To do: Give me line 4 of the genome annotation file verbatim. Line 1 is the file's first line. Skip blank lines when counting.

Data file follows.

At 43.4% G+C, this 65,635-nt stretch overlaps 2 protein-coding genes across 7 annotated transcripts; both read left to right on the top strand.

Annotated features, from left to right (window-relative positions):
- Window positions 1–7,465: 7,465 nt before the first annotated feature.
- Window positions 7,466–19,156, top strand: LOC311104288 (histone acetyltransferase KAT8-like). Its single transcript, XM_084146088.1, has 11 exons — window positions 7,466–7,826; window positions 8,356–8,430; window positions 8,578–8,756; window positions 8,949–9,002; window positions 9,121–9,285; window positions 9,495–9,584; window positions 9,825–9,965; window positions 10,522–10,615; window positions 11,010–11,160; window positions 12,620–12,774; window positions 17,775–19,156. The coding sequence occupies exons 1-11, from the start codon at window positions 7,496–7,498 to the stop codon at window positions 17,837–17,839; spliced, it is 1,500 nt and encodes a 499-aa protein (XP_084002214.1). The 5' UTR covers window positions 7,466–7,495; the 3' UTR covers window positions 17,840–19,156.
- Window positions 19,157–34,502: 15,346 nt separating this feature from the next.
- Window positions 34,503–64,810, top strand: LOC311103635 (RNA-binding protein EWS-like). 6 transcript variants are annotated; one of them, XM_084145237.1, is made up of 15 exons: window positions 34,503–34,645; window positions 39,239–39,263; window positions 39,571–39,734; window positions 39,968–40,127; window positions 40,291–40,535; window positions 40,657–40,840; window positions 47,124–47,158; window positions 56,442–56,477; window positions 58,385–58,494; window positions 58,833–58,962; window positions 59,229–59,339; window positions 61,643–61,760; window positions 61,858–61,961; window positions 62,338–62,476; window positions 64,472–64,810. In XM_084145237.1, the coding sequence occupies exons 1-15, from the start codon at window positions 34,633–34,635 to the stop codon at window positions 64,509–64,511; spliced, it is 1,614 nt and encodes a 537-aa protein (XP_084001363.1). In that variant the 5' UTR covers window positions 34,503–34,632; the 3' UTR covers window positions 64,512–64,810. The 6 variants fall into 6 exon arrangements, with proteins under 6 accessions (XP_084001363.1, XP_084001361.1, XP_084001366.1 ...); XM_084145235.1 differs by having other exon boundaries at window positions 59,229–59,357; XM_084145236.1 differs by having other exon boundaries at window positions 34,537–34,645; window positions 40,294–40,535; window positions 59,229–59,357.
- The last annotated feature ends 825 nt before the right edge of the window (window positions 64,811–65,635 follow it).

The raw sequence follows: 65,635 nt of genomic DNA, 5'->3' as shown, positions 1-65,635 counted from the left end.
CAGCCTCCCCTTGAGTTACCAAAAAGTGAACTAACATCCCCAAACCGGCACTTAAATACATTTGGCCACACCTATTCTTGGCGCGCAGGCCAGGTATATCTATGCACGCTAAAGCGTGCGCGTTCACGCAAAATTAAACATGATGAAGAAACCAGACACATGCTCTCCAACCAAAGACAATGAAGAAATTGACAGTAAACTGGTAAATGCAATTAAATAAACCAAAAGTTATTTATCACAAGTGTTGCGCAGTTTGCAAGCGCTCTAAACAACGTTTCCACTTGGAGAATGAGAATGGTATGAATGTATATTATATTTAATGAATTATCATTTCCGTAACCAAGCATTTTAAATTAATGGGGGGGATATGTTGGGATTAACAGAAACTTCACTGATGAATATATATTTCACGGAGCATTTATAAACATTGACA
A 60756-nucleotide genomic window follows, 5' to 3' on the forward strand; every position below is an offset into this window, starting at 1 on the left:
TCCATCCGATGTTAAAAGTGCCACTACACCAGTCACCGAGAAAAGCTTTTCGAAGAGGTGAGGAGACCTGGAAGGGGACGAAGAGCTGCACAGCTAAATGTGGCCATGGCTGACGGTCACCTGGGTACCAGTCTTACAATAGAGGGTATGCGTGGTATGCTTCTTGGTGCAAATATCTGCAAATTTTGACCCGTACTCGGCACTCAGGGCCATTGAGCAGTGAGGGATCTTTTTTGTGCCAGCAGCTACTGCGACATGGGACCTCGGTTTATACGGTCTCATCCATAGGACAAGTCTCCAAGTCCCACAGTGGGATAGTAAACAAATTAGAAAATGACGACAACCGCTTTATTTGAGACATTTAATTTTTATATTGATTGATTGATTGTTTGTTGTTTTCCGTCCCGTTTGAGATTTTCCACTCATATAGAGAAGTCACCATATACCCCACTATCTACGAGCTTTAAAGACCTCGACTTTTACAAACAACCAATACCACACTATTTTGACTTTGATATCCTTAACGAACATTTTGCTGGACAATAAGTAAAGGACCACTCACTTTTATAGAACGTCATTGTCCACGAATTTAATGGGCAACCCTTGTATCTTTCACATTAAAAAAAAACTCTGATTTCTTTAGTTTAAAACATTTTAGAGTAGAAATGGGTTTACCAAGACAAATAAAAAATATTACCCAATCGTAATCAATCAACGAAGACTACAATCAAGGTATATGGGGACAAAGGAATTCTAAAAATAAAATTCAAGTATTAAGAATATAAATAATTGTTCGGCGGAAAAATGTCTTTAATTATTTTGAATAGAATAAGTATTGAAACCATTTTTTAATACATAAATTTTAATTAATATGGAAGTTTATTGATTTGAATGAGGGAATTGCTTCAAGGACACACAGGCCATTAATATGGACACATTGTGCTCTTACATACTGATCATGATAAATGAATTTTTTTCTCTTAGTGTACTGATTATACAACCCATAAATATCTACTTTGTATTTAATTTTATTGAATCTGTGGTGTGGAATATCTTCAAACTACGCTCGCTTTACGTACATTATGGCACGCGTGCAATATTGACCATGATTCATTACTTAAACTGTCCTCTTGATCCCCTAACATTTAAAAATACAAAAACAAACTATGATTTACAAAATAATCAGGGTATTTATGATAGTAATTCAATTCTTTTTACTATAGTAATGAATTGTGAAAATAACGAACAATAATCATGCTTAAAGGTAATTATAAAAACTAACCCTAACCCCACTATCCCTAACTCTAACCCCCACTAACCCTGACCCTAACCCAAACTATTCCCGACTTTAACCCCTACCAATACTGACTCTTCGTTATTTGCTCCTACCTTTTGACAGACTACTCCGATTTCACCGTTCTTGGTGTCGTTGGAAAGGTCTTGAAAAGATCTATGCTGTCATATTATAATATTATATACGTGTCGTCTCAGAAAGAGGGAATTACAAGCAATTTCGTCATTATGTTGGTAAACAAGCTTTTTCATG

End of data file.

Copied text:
- Window positions 7,466–19,156, top strand: LOC311104288 (histone acetyltransferase KAT8-like). Its single transcript, XM_084146088.1, has 11 exons — window positions 7,466–7,826; window positions 8,356–8,430; window positions 8,578–8,756; window positions 8,949–9,002; window positions 9,121–9,285; window positions 9,495–9,584; window positions 9,825–9,965; window positions 10,522–10,615; window positions 11,010–11,160; window positions 12,620–12,774; window positions 17,775–19,156. The coding sequence occupies exons 1-11, from the start codon at window positions 7,496–7,498 to the stop codon at window positions 17,837–17,839; spliced, it is 1,500 nt and encodes a 499-aa protein (XP_084002214.1). The 5' UTR covers window positions 7,466–7,495; the 3' UTR covers window positions 17,840–19,156.